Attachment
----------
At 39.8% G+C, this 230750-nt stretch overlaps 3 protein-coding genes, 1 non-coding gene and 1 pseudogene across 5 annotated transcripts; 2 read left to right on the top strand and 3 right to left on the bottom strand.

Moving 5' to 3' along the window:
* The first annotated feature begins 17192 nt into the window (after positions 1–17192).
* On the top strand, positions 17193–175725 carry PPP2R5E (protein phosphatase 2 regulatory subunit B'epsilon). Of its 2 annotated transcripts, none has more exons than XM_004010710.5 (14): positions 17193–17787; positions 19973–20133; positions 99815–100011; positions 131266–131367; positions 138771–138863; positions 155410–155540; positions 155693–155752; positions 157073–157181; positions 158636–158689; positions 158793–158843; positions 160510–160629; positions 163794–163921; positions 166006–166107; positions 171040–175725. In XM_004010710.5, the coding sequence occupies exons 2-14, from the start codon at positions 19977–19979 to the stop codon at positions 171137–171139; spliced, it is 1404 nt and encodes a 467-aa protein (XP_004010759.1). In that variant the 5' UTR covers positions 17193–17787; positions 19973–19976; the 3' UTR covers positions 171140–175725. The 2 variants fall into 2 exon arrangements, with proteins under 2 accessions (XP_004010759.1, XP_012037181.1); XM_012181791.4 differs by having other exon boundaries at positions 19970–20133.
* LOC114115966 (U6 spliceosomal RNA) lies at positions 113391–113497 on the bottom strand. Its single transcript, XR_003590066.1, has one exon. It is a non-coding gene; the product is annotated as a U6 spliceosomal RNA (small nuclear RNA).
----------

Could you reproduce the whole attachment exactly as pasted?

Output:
At 39.8% G+C, this 230750-nt stretch overlaps 3 protein-coding genes, 1 non-coding gene and 1 pseudogene across 5 annotated transcripts; 2 read left to right on the top strand and 3 right to left on the bottom strand.

Moving 5' to 3' along the window:
* The first annotated feature begins 17192 nt into the window (after positions 1–17192).
* On the top strand, positions 17193–175725 carry PPP2R5E (protein phosphatase 2 regulatory subunit B'epsilon). Of its 2 annotated transcripts, none has more exons than XM_004010710.5 (14): positions 17193–17787; positions 19973–20133; positions 99815–100011; positions 131266–131367; positions 138771–138863; positions 155410–155540; positions 155693–155752; positions 157073–157181; positions 158636–158689; positions 158793–158843; positions 160510–160629; positions 163794–163921; positions 166006–166107; positions 171040–175725. In XM_004010710.5, the coding sequence occupies exons 2-14, from the start codon at positions 19977–19979 to the stop codon at positions 171137–171139; spliced, it is 1404 nt and encodes a 467-aa protein (XP_004010759.1). In that variant the 5' UTR covers positions 17193–17787; positions 19973–19976; the 3' UTR covers positions 171140–175725. The 2 variants fall into 2 exon arrangements, with proteins under 2 accessions (XP_004010759.1, XP_012037181.1); XM_012181791.4 differs by having other exon boundaries at positions 19970–20133.
* LOC114115966 (U6 spliceosomal RNA) lies at positions 113391–113497 on the bottom strand. Its single transcript, XR_003590066.1, has one exon. It is a non-coding gene; the product is annotated as a U6 spliceosomal RNA (small nuclear RNA).